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fellow australians in the right one the heat to move to the quarterfinals fanning will serve his final provent next month. and that's all your support for now more later but i thank you that's it for me for this news hour joined us up next with more news stay with us thanks for watching. the scene for us where there are on line what is american sign in yemen that peace is always possible but it never happens not because the situation is complicated but because no one cares or if you join a sunset there are people that there are choosing between buying medication and eating base is a dialogue i want to get in one more comment because this is someone who's an activist and has posted a story join the global conversation at this time on al-jazeera.
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with bureaus spanning six continents across the globe. to. al-jazeera has correspondents living green the stories they tell. about it. food in world news political capital the capital which makes a creative. when nature is transformed into a commodity big business takes a new interest buying landscapes protecting landscapes it's a phenomenal opportunity to be able to use a business model to achieve sustainability of nature but at what risk banks of course don't do that because they have at the heart protection of nature they do that because to see a business in pricing the planet at this time on al-jazeera to train and equip the opposition in syria so they can help push back these terrorists people in power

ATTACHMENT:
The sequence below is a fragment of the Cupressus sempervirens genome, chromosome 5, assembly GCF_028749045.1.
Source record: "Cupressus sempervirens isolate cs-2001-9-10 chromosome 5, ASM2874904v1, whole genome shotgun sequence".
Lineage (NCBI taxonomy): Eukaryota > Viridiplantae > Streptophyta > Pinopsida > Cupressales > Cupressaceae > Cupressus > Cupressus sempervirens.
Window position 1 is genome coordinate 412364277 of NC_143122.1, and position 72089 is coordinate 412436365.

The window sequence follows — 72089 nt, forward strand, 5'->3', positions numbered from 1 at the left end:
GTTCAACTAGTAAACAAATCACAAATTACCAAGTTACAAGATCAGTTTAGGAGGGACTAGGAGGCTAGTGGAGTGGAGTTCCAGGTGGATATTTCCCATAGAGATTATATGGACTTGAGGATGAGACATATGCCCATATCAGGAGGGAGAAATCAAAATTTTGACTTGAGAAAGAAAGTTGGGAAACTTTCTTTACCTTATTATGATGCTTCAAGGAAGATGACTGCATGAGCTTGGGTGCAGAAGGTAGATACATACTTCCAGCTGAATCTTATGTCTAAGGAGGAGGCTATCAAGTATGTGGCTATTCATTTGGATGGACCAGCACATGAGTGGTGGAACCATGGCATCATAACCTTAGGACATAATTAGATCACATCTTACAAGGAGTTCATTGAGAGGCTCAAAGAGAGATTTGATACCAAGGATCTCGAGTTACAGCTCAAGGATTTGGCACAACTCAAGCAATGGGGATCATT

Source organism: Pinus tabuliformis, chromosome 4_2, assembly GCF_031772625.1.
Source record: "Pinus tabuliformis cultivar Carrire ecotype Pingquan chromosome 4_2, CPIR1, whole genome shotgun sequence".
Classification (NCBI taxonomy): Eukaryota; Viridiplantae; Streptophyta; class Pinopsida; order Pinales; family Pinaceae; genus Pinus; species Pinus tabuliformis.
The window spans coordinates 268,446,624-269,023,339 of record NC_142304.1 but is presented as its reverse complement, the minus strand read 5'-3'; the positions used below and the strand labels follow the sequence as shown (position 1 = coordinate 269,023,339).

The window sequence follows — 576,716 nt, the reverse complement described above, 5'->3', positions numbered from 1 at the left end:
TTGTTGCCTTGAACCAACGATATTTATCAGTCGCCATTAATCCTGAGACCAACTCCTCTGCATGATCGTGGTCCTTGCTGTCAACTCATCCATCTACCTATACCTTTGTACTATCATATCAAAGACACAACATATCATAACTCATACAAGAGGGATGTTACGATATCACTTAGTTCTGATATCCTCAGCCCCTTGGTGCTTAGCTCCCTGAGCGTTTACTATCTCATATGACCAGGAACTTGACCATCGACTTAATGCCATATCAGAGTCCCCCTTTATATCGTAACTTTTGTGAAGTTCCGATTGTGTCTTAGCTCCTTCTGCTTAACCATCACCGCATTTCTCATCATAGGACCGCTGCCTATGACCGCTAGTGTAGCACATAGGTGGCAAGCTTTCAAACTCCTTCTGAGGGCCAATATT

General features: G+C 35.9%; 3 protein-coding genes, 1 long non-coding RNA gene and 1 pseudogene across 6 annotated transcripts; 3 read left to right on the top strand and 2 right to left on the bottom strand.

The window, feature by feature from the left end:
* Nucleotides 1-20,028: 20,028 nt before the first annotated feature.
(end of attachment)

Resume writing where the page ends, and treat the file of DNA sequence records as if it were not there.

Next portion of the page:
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investigates how the u.s. supplies soviet style weapons to its allies through private company to spend the u.s. government could wash their hands if they were. we didn't know where it was coming from so weapon that was supplied by the us government may well end up being pointed at us soldiers yes absolutely we pick it up less than two months off in the professional america's guns secret pipeline to syria and this time on al jazeera. we will not weaken our resolve we will stand firm but will takes its case against moscow to the un often and sing russian diplomats will be expelled over the poisoning of a former spy russia says it wasn't involved.